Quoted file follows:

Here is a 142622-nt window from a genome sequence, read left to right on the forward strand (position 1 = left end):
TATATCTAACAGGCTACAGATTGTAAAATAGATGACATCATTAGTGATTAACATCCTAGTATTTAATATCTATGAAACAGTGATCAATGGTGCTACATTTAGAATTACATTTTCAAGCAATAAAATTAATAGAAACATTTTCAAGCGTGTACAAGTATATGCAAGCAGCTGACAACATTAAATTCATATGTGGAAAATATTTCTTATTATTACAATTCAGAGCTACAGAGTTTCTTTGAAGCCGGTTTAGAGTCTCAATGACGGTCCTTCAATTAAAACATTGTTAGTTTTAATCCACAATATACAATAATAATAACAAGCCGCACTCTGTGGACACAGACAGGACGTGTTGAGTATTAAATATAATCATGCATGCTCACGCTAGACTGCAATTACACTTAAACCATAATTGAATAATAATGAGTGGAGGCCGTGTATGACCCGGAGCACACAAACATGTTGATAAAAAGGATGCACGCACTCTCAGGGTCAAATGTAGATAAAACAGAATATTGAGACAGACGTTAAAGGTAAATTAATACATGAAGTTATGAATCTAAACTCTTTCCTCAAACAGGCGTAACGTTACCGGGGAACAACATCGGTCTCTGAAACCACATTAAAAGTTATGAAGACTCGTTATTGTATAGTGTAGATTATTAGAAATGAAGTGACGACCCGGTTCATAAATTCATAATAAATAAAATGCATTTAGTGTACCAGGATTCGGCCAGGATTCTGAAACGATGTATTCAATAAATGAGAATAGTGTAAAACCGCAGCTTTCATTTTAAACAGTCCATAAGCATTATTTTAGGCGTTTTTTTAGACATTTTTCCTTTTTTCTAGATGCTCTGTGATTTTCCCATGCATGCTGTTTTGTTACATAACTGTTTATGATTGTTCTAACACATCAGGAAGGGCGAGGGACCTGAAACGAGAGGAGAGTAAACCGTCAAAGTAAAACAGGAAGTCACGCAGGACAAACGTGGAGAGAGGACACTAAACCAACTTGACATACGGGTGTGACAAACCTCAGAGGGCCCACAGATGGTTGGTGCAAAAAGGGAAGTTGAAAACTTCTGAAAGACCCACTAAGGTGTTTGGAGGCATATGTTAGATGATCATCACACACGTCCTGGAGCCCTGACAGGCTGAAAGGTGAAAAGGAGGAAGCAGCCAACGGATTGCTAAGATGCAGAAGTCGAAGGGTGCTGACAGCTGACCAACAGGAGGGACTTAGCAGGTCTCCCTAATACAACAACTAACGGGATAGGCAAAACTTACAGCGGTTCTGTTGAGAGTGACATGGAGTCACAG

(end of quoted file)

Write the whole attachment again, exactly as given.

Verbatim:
Here is a 142622-nt window from a genome sequence, read left to right on the forward strand (position 1 = left end):
TATATCTAACAGGCTACAGATTGTAAAATAGATGACATCATTAGTGATTAACATCCTAGTATTTAATATCTATGAAACAGTGATCAATGGTGCTACATTTAGAATTACATTTTCAAGCAATAAAATTAATAGAAACATTTTCAAGCGTGTACAAGTATATGCAAGCAGCTGACAACATTAAATTCATATGTGGAAAATATTTCTTATTATTACAATTCAGAGCTACAGAGTTTCTTTGAAGCCGGTTTAGAGTCTCAATGACGGTCCTTCAATTAAAACATTGTTAGTTTTAATCCACAATATACAATAATAATAACAAGCCGCACTCTGTGGACACAGACAGGACGTGTTGAGTATTAAATATAATCATGCATGCTCACGCTAGACTGCAATTACACTTAAACCATAATTGAATAATAATGAGTGGAGGCCGTGTATGACCCGGAGCACACAAACATGTTGATAAAAAGGATGCACGCACTCTCAGGGTCAAATGTAGATAAAACAGAATATTGAGACAGACGTTAAAGGTAAATTAATACATGAAGTTATGAATCTAAACTCTTTCCTCAAACAGGCGTAACGTTACCGGGGAACAACATCGGTCTCTGAAACCACATTAAAAGTTATGAAGACTCGTTATTGTATAGTGTAGATTATTAGAAATGAAGTGACGACCCGGTTCATAAATTCATAATAAATAAAATGCATTTAGTGTACCAGGATTCGGCCAGGATTCTGAAACGATGTATTCAATAAATGAGAATAGTGTAAAACCGCAGCTTTCATTTTAAACAGTCCATAAGCATTATTTTAGGCGTTTTTTTAGACATTTTTCCTTTTTTCTAGATGCTCTGTGATTTTCCCATGCATGCTGTTTTGTTACATAACTGTTTATGATTGTTCTAACACATCAGGAAGGGCGAGGGACCTGAAACGAGAGGAGAGTAAACCGTCAAAGTAAAACAGGAAGTCACGCAGGACAAACGTGGAGAGAGGACACTAAACCAACTTGACATACGGGTGTGACAAACCTCAGAGGGCCCACAGATGGTTGGTGCAAAAAGGGAAGTTGAAAACTTCTGAAAGACCCACTAAGGTGTTTGGAGGCATATGTTAGATGATCATCACACACGTCCTGGAGCCCTGACAGGCTGAAAGGTGAAAAGGAGGAAGCAGCCAACGGATTGCTAAGATGCAGAAGTCGAAGGGTGCTGACAGCTGACCAACAGGAGGGACTTAGCAGGTCTCCCTAATACAACAACTAACGGGATAGGCAAAACTTACAGCGGTTCTGTTGAGAGTGACATGGAGTCACAG